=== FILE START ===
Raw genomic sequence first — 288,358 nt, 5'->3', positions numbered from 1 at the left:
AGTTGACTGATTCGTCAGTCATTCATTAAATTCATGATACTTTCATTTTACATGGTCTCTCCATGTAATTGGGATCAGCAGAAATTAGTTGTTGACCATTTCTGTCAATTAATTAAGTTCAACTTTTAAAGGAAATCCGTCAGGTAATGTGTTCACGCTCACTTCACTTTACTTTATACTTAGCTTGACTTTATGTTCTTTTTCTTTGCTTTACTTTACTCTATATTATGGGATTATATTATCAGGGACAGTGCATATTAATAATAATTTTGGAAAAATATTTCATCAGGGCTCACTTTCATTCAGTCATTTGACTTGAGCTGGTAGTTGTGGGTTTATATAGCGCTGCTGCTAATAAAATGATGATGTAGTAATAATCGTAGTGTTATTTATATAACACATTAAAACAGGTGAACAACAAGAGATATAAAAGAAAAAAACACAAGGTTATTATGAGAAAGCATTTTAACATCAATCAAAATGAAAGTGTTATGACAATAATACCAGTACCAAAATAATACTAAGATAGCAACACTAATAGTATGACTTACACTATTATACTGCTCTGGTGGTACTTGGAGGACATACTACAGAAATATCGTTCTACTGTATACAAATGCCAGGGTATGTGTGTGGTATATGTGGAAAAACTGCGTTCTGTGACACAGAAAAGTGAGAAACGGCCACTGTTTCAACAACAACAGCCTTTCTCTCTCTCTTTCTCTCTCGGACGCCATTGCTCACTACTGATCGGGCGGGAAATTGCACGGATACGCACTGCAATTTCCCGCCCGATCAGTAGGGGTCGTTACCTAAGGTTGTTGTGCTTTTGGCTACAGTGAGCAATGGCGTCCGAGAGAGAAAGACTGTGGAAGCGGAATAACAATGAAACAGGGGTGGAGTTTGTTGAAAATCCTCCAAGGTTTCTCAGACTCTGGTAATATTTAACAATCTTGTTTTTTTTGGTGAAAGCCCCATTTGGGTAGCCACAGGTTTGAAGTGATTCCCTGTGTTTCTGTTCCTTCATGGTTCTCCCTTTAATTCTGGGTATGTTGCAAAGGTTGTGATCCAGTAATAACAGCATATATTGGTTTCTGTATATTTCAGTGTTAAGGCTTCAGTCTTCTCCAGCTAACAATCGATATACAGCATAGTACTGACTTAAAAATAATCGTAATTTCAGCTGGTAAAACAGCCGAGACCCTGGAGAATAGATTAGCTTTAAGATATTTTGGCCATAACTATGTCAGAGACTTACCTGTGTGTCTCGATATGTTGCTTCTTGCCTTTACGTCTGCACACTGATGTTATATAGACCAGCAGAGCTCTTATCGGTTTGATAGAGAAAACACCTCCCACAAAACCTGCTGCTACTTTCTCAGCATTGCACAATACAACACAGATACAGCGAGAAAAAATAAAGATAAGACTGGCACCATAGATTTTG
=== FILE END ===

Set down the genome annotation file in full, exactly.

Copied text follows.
Raw genomic sequence first — 288,358 nt, 5'->3', positions numbered from 1 at the left:
AGTTGACTGATTCGTCAGTCATTCATTAAATTCATGATACTTTCATTTTACATGGTCTCTCCATGTAATTGGGATCAGCAGAAATTAGTTGTTGACCATTTCTGTCAATTAATTAAGTTCAACTTTTAAAGGAAATCCGTCAGGTAATGTGTTCACGCTCACTTCACTTTACTTTATACTTAGCTTGACTTTATGTTCTTTTTCTTTGCTTTACTTTACTCTATATTATGGGATTATATTATCAGGGACAGTGCATATTAATAATAATTTTGGAAAAATATTTCATCAGGGCTCACTTTCATTCAGTCATTTGACTTGAGCTGGTAGTTGTGGGTTTATATAGCGCTGCTGCTAATAAAATGATGATGTAGTAATAATCGTAGTGTTATTTATATAACACATTAAAACAGGTGAACAACAAGAGATATAAAAGAAAAAAACACAAGGTTATTATGAGAAAGCATTTTAACATCAATCAAAATGAAAGTGTTATGACAATAATACCAGTACCAAAATAATACTAAGATAGCAACACTAATAGTATGACTTACACTATTATACTGCTCTGGTGGTACTTGGAGGACATACTACAGAAATATCGTTCTACTGTATACAAATGCCAGGGTATGTGTGTGGTATATGTGGAAAAACTGCGTTCTGTGACACAGAAAAGTGAGAAACGGCCACTGTTTCAACAACAACAGCCTTTCTCTCTCTCTTTCTCTCTCGGACGCCATTGCTCACTACTGATCGGGCGGGAAATTGCACGGATACGCACTGCAATTTCCCGCCCGATCAGTAGGGGTCGTTACCTAAGGTTGTTGTGCTTTTGGCTACAGTGAGCAATGGCGTCCGAGAGAGAAAGACTGTGGAAGCGGAATAACAATGAAACAGGGGTGGAGTTTGTTGAAAATCCTCCAAGGTTTCTCAGACTCTGGTAATATTTAACAATCTTGTTTTTTTTGGTGAAAGCCCCATTTGGGTAGCCACAGGTTTGAAGTGATTCCCTGTGTTTCTGTTCCTTCATGGTTCTCCCTTTAATTCTGGGTATGTTGCAAAGGTTGTGATCCAGTAATAACAGCATATATTGGTTTCTGTATATTTCAGTGTTAAGGCTTCAGTCTTCTCCAGCTAACAATCGATATACAGCATAGTACTGACTTAAAAATAATCGTAATTTCAGCTGGTAAAACAGCCGAGACCCTGGAGAATAGATTAGCTTTAAGATATTTTGGCCATAACTATGTCAGAGACTTACCTGTGTGTCTCGATATGTTGCTTCTTGCCTTTACGTCTGCACACTGATGTTATATAGACCAGCAGAGCTCTTATCGGTTTGATAGAGAAAACACCTCCCACAAAACCTGCTGCTACTTTCTCAGCATTGCACAATACAACACAGATACAGCGAGAAAAAATAAAGATAAGACTGGCACCATAGATTTTG